Quantified Reader

With interactive e-books it is possible to break free from the one-directional information flow of the printed book and make reading a book a new experience with a seamless interaction with others and the creator much in the same way as ‘online’ gaming has been for computer games. Together with Eaglescience, Noldus and Nijgh&vanDitmar, the COMMIT/ SWELL valorization project VP30, titled “the Quantified Reader” evaluates a Proof-of-concept (PoC) product that enhances the experience for e-book readers by automatically measuring emotions of the reader. These emotions can be used for many things such as input for interactive story telling, or sharing them with other readers and the writer.


The valorization project is part of a larger quantified reading program with additional activities and financing. In this program, the neurophysiology of more than 300 book readers has been measured, with the aim to translate the resulting data into emotions. In a previous phase, the emotions of international bestselling writer Arnon Grunberg have been measured during the e-book writing process.

The overall goal of the program is develop and test a system that can answer questions like: do other readers feel the same emotions in a particular scene? How did the writer feel when writing that scene? The emotion reading and interpretation valorizes and builds upon the sensors and reasoning components for stress and workload that have been used and developed in COMMIT/ SWELL. The automation is an important precondition; the sensors and reasoning algorithms automatically record physical, mental and emotional state and do not distract people from doing their work, in this case reading a book.


The PoC Product collects neuro-physiological data (EEG brain signals from 32 electrodes, breath, skin conductance and ECG / heart beat), data from two Smart Eye camera’s and video. The book text is shown on a tablet, which also asks questions about current emotions after predefined sections. These questions provide for the subjective experience scores, which can later be compared with the neurophysiological results. Before the experiment, twenty sections have been predefined by experts as either “high emotional” or “non-emotional”, which served as a reference. Video is used as input for the Noldus FaceReader only, in order to estimate emotions based on facial expressions.



The PoC product has successfully measured and recorded various neuro-physiological markers from a person reading and linked them to a specific section in the e-book. Analysis of the EEG and physiological data show that it is indeed possible to link these markers to certain emotions. When the data was corrected for time-related effects, models trained and tested on data from individual participants reached around 70% classification accuracy. This suggests that after reading (but not in real time), the PoC product may be used to estimate the emotions that a reader experienced during reading the parts of a novel that are in between the twenty predefined sections.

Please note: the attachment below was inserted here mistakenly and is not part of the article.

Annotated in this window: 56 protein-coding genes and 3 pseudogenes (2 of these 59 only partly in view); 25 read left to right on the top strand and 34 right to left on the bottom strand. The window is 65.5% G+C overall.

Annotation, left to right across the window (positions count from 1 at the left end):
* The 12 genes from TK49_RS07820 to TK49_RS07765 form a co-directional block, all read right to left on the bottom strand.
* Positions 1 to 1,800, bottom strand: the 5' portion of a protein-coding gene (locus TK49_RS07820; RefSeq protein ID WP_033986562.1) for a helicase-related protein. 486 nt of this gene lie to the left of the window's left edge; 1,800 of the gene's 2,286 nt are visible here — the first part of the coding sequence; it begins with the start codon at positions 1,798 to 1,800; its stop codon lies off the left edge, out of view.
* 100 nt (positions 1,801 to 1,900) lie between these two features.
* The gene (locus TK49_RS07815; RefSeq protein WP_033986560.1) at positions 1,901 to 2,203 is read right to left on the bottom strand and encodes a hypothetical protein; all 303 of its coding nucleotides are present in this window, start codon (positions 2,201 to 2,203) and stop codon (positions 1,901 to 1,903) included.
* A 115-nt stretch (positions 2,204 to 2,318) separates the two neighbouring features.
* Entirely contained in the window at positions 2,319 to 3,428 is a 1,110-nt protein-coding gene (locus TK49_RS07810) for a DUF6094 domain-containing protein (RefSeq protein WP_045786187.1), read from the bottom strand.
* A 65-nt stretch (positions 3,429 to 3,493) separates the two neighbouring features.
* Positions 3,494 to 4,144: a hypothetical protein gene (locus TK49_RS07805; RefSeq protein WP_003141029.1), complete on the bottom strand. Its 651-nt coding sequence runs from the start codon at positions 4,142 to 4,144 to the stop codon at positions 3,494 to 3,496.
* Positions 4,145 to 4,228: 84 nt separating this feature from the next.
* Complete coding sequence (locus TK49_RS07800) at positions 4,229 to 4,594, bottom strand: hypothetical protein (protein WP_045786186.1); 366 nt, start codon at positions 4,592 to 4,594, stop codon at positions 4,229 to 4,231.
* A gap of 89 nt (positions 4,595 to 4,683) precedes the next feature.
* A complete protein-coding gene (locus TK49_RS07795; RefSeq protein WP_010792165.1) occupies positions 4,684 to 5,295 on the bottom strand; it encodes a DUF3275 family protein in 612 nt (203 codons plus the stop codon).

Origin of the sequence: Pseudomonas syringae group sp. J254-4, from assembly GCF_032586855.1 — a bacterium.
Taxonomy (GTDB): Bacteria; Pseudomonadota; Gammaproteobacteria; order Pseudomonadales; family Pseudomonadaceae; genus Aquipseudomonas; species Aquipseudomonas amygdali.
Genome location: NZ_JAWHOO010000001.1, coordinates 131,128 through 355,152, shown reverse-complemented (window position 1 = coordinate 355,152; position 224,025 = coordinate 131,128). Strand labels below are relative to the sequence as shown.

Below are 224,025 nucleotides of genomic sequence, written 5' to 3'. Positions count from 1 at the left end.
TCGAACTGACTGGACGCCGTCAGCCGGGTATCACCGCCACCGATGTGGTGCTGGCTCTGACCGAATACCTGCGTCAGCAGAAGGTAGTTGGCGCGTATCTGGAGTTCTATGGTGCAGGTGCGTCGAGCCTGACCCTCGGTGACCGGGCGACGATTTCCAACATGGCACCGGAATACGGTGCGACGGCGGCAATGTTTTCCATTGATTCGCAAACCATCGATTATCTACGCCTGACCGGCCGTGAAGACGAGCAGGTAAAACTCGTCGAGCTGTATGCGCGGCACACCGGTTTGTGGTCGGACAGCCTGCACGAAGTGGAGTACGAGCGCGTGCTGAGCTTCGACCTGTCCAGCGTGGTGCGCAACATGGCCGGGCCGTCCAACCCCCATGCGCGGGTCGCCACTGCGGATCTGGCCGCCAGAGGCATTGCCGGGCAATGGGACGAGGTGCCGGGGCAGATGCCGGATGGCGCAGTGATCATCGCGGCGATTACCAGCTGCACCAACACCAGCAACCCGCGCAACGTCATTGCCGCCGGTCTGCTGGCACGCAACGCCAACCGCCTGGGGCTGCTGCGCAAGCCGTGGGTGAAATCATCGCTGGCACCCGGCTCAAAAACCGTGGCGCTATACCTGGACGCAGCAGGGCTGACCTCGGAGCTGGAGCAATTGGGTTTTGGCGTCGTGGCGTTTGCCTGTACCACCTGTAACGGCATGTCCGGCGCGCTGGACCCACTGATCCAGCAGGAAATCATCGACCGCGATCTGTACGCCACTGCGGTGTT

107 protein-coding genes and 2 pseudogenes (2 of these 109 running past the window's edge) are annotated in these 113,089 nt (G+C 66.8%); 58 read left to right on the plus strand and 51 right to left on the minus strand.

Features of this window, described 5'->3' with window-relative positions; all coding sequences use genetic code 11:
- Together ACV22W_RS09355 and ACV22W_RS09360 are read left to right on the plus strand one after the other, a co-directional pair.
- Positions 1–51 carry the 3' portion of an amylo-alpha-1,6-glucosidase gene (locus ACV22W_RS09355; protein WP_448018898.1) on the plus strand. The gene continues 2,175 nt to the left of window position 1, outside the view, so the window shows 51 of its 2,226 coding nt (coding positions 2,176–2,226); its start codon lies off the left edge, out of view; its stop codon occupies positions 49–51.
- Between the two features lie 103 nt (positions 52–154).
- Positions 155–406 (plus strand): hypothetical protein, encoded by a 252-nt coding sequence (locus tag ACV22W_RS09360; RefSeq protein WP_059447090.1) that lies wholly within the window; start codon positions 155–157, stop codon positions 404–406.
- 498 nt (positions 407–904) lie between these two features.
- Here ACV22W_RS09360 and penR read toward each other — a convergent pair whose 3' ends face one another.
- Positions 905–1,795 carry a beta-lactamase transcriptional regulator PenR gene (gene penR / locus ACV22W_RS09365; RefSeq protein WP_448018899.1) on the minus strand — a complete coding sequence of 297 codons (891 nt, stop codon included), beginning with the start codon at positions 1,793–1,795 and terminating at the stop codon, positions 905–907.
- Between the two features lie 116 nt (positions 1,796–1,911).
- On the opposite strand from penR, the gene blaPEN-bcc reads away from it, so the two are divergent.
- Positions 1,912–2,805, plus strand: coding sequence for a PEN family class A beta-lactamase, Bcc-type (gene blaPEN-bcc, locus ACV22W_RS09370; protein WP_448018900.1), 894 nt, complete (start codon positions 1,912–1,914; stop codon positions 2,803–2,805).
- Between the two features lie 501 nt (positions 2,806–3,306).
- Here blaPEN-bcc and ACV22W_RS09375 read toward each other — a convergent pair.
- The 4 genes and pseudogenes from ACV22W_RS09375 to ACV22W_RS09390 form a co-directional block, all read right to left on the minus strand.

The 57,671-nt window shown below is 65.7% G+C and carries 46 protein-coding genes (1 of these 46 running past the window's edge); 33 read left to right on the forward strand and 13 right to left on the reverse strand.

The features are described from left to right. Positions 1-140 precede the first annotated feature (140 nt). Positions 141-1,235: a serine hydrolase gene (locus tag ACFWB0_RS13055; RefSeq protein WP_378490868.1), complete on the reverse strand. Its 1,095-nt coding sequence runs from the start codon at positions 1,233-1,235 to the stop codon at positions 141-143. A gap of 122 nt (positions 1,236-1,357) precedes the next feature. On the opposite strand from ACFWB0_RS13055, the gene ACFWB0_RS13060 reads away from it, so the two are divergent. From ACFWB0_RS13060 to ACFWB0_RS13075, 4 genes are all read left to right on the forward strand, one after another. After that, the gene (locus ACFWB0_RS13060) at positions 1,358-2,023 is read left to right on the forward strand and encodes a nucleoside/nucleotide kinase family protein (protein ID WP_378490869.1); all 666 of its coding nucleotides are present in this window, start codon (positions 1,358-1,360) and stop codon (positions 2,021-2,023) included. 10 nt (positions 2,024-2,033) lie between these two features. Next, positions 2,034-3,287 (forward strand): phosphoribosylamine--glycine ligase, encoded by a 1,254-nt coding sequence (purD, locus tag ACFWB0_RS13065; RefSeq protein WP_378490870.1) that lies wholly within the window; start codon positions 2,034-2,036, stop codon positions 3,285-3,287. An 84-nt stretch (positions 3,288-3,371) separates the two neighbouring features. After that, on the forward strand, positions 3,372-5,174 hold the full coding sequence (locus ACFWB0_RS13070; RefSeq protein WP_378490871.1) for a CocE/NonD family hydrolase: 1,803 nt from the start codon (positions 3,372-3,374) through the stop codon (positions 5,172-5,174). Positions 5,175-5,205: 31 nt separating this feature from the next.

The PoC product test took place in a special environment. This so-called “Grunberglab” was a featured part of the Arnon Grunberg exposition at the Bijzondere Collecties museum in Amsterdam, in the last quarter of 2014. A special webpage was published to recruit readers for the experiment, but no large promotional campaign was launched. Within two days all 300 available spots were filled, which is a great success. Although part of the attraction was the exhibition of a high-profile writer, the interest in innovative book services was clearly high.

In conclusion it can be stated that the PoC product has proven to be a valuable step in the development of a commercial system based on of- the-shelf consumer electronics (like e-readers or tablets with camera’s,smart watches and affordable EEG headsets), but with unique software and algorithms. Determining emotions is valuable, and the modules that will classify sensor readings are based on the state-of-the-art implementations developed within SWELL. A working prototype of a possible commercial system is being developed in the follow-up COMMIT/ SWELL valorization projects VP35 “Brainwave” and features a 300 euro EEG headset and a 100 euro fitness band with an optical heartrate sensor, Galvanic skin response sensor and temperature sensor.


There has been a lot of interest from the (popular scientific) public media because the project involved Arnon Grunberg and his Grunberglab at the Bijzondere Collecties museum in Amsterdam. Much of the dissemination in the public domain has not only appeared in print but also in the form of a webarticle, a TV or a radio item.



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Prof. Dr. ir. Wessel Kraaij


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